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Dr. Blake Perkins, D.D.S Vancouver, Washington

811 NE 112th Ave Ste 100-A 
Vancouver, WA 98684
(360) 892-7780 
http://bettersleepvancouver.com/

Click Here To Contact Dr. Perkins

Dr. Perkins graduated from Brigham Young University in 1996 with a Bachelors Degree in Conservation Biology. He was then accepted to Case Western Reserve University School of Dentistry, one of the most prestigious dental schools in the country. The United States Air Force took notice of Dr. Perkins and awarded him a Health Professions Scholarship in 1998. After graduating in 2000, Dr. Perkins was accepted into the Air Forces Advanced Education in General Dentistry residency at Wright-Patterson Air Force Base in Dayton, OH. Throughout 2000 and 2001, he practiced under specialists from all areas of dentistry, including Endodontics, Periodontics, Orthodontics, Pediatric Dentistry, and Oral Surgery.

Upon completion of his post-doctoral education, Dr. Perkins served in the Active Duty Air Force at Beale Air Force Base in Northern California as the Base Preventive Dentistry Officer, where he won numerous awards, including Medical Group Company Grade Officer of the Quarter and Medical Operations Squadron Company Grade Officer of the Year. In 2003, he transferred to the Air Force Reserves at McChord Air Force Base in Washington, and returned to start private practice in his hometown of Vancouver, WA. In 2010, Dr. Perkins joined the Air National Guard, and is now the Base Dental Surgeon for the Portland Air National Guard Base, where he continues to proudly serve his country.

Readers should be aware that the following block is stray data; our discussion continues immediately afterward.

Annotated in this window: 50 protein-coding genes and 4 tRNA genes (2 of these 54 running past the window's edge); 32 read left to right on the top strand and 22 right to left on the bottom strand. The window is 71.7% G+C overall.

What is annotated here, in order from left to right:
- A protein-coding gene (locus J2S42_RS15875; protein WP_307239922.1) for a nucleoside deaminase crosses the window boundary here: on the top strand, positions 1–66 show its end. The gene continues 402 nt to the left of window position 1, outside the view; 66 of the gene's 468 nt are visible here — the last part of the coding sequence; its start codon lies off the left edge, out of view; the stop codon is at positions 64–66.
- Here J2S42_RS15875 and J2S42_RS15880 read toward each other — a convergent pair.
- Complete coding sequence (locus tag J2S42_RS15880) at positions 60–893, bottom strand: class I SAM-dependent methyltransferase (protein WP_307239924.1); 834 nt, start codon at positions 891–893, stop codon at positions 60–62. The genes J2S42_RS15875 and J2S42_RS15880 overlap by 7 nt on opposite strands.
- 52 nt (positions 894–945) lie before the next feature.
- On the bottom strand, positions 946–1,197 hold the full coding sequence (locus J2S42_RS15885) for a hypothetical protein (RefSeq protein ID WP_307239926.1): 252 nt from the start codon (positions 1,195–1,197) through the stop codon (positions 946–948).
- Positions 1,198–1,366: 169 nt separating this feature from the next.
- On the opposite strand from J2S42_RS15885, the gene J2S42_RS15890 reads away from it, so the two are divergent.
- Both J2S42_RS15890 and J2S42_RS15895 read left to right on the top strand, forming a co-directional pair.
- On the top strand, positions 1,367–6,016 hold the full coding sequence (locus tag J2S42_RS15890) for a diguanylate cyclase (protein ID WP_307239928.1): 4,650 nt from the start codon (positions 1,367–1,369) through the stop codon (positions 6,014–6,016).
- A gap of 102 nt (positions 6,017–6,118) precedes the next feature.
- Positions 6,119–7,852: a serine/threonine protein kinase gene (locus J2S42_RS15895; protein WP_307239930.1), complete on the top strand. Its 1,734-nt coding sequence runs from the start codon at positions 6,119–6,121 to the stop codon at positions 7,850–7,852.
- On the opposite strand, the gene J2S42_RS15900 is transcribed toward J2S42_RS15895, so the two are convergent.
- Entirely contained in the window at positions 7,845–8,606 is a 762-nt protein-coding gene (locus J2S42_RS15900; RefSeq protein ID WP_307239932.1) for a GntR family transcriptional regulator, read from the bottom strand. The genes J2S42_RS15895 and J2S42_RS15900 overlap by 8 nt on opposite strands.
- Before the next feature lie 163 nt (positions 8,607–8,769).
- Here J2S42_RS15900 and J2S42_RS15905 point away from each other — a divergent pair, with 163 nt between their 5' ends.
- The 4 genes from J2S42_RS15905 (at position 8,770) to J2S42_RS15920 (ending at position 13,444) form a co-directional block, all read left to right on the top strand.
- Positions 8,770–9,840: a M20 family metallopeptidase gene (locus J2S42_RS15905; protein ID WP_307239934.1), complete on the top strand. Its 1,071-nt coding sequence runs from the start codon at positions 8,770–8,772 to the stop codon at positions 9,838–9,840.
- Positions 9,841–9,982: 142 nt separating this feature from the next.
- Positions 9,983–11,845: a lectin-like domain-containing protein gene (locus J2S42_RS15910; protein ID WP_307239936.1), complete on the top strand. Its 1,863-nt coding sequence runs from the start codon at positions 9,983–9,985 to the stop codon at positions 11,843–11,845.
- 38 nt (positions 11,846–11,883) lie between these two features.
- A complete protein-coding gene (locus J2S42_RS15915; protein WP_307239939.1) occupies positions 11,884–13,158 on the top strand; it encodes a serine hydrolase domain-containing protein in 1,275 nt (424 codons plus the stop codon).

Dr. Perkins is continually completing training courses on the latest advances in dentistry so he and his staff can provide you the best dentistry has to offer, combined with the personalized service we all deserve. He is rapidly becoming known as one of Vancouver’s top dentists. He is also Director and CEO of Cascadia Dental Career Institute, Clark Counties first private vocational school for Dental Assistant Training. Now it its 5th year, Cascadia has become known as the place to go for quality vocational training, with dozens of successful graduates enjoying their career in Dentistry!

Dr. Perkins is happily married to his wife Sarah and celebrate their five wonderful children daily. Two of his great loves are the outdoors and teaching youth. His latest hobby is performing as the Lead Vocalist and backup guitar for a local band, Sonic Icebox. Most of all, he loves being a father and husband to his amazing family! He recognizes that he would not be where he is today without each one of them.

Tuesday
Jan272015

Snoring: Health Issues Associated with Snoring, by Dr. Blake Perkins

Snoring: Health Issues Associated with Snoring, by Dr. Blake Perkins from Sequence Media on Vimeo.